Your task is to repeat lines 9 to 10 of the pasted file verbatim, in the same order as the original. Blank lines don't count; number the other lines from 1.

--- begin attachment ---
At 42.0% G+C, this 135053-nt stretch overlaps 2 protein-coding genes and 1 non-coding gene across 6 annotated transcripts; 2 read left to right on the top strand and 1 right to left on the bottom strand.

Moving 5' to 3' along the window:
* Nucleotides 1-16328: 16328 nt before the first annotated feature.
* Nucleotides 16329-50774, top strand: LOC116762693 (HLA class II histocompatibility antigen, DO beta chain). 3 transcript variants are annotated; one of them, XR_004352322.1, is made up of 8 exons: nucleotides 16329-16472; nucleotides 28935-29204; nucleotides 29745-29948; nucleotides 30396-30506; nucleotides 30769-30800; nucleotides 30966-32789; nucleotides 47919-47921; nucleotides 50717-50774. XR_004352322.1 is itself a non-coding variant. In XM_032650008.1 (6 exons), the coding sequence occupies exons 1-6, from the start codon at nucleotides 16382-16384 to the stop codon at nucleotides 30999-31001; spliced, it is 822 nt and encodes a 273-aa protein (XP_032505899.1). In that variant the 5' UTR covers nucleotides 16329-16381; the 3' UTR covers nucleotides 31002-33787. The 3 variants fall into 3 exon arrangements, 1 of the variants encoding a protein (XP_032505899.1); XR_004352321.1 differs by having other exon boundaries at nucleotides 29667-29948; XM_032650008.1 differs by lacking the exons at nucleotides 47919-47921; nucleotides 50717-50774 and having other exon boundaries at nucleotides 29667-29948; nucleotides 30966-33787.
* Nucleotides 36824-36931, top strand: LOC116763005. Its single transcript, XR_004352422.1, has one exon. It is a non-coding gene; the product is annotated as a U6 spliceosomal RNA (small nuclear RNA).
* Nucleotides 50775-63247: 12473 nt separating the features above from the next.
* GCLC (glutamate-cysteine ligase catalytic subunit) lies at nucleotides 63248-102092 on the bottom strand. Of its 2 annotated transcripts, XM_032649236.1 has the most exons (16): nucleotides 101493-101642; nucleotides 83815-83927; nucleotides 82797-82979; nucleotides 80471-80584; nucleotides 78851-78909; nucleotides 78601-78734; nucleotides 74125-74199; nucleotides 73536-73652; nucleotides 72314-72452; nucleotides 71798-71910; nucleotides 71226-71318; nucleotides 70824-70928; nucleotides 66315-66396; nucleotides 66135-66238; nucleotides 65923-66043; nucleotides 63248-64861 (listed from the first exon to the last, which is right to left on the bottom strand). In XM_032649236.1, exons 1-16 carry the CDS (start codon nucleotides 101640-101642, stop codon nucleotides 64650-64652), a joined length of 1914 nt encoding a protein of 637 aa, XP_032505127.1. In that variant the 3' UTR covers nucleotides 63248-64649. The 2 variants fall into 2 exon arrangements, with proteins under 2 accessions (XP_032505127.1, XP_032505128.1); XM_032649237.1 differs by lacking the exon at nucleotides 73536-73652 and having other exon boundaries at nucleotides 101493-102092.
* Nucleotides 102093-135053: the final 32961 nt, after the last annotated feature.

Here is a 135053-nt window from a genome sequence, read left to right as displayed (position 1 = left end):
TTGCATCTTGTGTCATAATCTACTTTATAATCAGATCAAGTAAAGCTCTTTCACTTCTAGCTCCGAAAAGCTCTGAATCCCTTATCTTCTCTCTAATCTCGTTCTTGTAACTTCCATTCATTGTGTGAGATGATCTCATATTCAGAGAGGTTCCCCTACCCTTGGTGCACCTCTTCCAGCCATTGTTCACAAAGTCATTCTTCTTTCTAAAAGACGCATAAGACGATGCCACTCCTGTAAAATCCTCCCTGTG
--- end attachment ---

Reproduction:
Here is a 135053-nt window from a genome sequence, read left to right as displayed (position 1 = left end):
TTGCATCTTGTGTCATAATCTACTTTATAATCAGATCAAGTAAAGCTCTTTCACTTCTAGCTCCGAAAAGCTCTGAATCCCTTATCTTCTCTCTAATCTCGTTCTTGTAACTTCCATTCATTGTGTGAGATGATCTCATATTCAGAGAGGTTCCCCTACCCTTGGTGCACCTCTTCCAGCCATTGTTCACAAAGTCATTCTTCTTTCTAAAAGACGCATAAGACGATGCCACTCCTGTAAAATCCTCCCTGTG